RAIL commuters who return to work this week will be justifiably angry when they purchase their new season tickets. An annual 3.2 per cent rise has been imposed from today for passengers using Scotrail services.

Across the UK the average rise is 3.4 per cent, with season tickets rising by 3.6 per cent.

In an era of sluggish (or no) real wages growth, today marks yet another blow to the living standards of millions of workers.

Yet before fed up commuters start taking it out on their local train guard, they should consider who is really to blame for the biggest fares increase in five years.

The UK rail network, although ostensibly in private hands, is one of the most regulated and controlled regimes in the country.

Whereas the bus industry – on which many more commuters rely – was entirely deregulated in 1985, to the point where anyone can buy a bus and run services along any route they wish and charge passengers whatever they want, the railways have never escaped the oversight of Whitehall. Or, in Scotland’s case, of Holyrood.

Season tickets and most other commuter tickets come under the category of “regulated fares”, which means that ministers, not train operators, decide how much can be charged for them. So why don’t ministers lower their cost? Simple, yes? No.

Running a railway is a costly business, and there is no network in the world that doesn’t require substantial injections of cash. The decision was made by the last Labour government that the cost of running the railways should be met more by fare-payers than by taxpayers. In other words, the balance was shifted towards those who directly benefit from the railways.

That a large proportion of the costs of running the railways is still met from general taxation is an acceptance that the railways benefit our economy indirectly too: even motorists benefit from the reduction in congestion thanks to workers choosing to take the train rather than the car.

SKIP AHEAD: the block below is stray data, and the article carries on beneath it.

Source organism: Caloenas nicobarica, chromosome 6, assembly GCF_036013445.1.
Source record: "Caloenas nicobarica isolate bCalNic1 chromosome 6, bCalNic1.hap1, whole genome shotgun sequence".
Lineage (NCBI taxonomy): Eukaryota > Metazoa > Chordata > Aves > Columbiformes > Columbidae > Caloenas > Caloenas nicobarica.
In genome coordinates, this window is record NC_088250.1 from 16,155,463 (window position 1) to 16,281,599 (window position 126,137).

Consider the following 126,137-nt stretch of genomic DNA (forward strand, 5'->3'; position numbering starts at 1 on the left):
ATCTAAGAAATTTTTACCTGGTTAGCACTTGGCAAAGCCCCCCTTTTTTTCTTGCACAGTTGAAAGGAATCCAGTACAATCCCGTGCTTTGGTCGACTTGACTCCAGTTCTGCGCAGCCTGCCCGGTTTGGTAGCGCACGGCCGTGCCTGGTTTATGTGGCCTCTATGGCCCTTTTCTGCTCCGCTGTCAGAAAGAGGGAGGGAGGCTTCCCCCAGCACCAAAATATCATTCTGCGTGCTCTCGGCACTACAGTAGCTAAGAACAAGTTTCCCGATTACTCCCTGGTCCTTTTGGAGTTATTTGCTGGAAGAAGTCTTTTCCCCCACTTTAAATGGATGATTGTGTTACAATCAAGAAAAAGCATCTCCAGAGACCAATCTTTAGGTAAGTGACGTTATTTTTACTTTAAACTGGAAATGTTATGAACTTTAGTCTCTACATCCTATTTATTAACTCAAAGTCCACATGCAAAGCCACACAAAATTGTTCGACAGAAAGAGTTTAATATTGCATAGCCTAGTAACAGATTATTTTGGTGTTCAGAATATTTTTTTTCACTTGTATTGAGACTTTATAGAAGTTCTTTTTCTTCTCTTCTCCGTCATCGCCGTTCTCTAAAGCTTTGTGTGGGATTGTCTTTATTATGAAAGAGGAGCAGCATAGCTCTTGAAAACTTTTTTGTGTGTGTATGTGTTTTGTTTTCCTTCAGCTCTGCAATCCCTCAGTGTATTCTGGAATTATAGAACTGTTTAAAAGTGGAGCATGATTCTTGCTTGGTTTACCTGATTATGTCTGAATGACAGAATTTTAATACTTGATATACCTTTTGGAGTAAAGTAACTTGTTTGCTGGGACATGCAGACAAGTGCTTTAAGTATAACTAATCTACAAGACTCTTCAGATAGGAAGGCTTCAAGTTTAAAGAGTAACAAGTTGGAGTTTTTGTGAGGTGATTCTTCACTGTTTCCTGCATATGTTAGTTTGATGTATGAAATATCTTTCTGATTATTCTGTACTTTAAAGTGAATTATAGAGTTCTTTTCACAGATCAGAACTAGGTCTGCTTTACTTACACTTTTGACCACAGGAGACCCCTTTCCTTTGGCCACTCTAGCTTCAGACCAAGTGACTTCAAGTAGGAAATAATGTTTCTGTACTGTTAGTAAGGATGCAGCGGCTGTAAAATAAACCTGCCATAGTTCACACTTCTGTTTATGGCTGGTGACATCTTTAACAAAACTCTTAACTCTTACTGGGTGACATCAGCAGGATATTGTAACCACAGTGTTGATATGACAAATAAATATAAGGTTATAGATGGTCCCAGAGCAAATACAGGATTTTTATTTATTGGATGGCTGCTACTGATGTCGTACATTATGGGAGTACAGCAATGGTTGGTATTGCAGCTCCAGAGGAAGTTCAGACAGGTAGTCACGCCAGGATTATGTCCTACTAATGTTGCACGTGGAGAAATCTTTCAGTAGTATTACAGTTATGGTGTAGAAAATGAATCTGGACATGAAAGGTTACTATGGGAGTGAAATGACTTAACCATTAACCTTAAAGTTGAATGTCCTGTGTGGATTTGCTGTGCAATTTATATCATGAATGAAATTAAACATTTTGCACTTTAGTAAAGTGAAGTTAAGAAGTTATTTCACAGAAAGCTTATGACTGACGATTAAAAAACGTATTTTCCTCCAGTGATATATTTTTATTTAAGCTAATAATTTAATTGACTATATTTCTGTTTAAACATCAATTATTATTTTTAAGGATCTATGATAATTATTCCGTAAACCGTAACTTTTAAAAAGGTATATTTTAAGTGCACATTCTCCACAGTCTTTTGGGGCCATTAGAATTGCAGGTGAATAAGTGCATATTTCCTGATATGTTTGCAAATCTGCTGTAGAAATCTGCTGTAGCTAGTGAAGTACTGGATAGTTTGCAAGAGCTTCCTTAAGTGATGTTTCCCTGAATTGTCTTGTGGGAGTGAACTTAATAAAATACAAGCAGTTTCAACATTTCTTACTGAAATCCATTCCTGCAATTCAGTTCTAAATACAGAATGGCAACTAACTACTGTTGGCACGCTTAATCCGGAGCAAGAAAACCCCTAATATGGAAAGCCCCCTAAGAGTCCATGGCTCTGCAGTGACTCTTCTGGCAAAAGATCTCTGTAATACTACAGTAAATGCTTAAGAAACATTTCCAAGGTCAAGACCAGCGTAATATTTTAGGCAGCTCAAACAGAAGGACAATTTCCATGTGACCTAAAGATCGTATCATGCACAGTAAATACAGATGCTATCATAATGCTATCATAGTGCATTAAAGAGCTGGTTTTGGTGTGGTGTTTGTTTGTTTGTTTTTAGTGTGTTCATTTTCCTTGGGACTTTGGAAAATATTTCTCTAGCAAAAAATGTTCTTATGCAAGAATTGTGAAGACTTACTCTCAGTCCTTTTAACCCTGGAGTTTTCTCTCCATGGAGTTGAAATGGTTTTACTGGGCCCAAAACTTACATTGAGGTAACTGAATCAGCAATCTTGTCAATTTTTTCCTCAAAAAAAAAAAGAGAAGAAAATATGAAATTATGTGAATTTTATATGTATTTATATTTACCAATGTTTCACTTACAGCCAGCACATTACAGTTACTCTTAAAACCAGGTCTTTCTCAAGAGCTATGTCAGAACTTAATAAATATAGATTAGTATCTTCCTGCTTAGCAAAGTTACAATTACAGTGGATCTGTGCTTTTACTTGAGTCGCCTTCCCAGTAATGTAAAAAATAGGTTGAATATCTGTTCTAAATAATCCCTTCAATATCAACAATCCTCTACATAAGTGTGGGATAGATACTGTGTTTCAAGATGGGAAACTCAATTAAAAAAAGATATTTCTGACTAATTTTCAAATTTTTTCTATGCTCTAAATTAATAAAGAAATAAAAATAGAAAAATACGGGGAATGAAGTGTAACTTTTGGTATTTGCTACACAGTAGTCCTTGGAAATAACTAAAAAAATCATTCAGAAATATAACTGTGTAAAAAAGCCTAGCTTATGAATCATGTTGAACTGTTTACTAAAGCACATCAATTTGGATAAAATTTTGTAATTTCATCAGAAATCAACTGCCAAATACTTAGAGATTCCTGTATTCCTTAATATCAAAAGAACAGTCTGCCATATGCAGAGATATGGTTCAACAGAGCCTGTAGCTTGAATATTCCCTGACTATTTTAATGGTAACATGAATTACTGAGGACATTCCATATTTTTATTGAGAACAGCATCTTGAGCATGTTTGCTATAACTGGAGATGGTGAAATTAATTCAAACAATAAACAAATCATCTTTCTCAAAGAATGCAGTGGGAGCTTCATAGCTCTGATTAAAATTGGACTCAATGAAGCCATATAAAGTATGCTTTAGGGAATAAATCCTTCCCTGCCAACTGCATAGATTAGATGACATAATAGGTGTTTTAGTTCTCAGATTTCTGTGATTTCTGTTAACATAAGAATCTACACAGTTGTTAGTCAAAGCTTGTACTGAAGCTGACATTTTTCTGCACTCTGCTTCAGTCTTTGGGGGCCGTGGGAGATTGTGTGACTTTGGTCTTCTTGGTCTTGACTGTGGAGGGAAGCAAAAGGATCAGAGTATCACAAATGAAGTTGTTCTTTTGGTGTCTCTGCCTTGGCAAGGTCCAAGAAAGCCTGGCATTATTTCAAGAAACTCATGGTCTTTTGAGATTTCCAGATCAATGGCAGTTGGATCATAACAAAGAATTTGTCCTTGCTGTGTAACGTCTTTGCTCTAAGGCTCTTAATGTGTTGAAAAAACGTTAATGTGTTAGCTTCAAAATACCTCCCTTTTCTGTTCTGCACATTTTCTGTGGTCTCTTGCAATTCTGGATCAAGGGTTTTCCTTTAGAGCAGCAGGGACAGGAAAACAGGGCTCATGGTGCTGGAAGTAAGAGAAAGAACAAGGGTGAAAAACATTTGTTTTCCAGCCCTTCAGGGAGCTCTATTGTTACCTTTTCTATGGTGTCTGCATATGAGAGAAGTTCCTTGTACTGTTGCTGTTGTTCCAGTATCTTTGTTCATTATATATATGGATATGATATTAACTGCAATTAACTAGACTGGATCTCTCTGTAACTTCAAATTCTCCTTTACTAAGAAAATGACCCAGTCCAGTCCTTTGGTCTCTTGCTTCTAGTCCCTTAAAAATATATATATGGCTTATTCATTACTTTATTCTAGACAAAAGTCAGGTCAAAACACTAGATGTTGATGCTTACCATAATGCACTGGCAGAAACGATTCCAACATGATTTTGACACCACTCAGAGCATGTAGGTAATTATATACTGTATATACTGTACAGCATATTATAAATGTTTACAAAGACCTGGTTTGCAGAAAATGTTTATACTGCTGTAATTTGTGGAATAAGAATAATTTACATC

But there are other political decisions taken at a UK level that also directly impact on the level of fares we pay. Since 2010, when road fuel duty was first frozen, the Treasury has been deprived of £46 billion – a figure now approaching the cost of delivering HS2. Political decisions have political consequences: if much-needed rail investment is not to come from road fuel duty or income tax, then it must come from somewhere. And if you’re a rail passenger, that “somewhere” is your wallet.

Undoubtedly, the anger and frustration felt by passengers will add impetus to demands for a wholly publicly-owned network. Yet even under such a scenario, new trains need to be purchased, new lines laid, essential repairs made.

The vital question is not whether such investment is made; rather it is who should pay for it, the tax-payer or the fare-payer?

More short term, Scottish ministers need to make sure that the fruits of the investment that is happening every day are visible – and soon – to understandably frustrated railway passengers. Because they also happen to be voters.

Tom Harris works with Cogitamus transport consultants and is a former UK railways minister.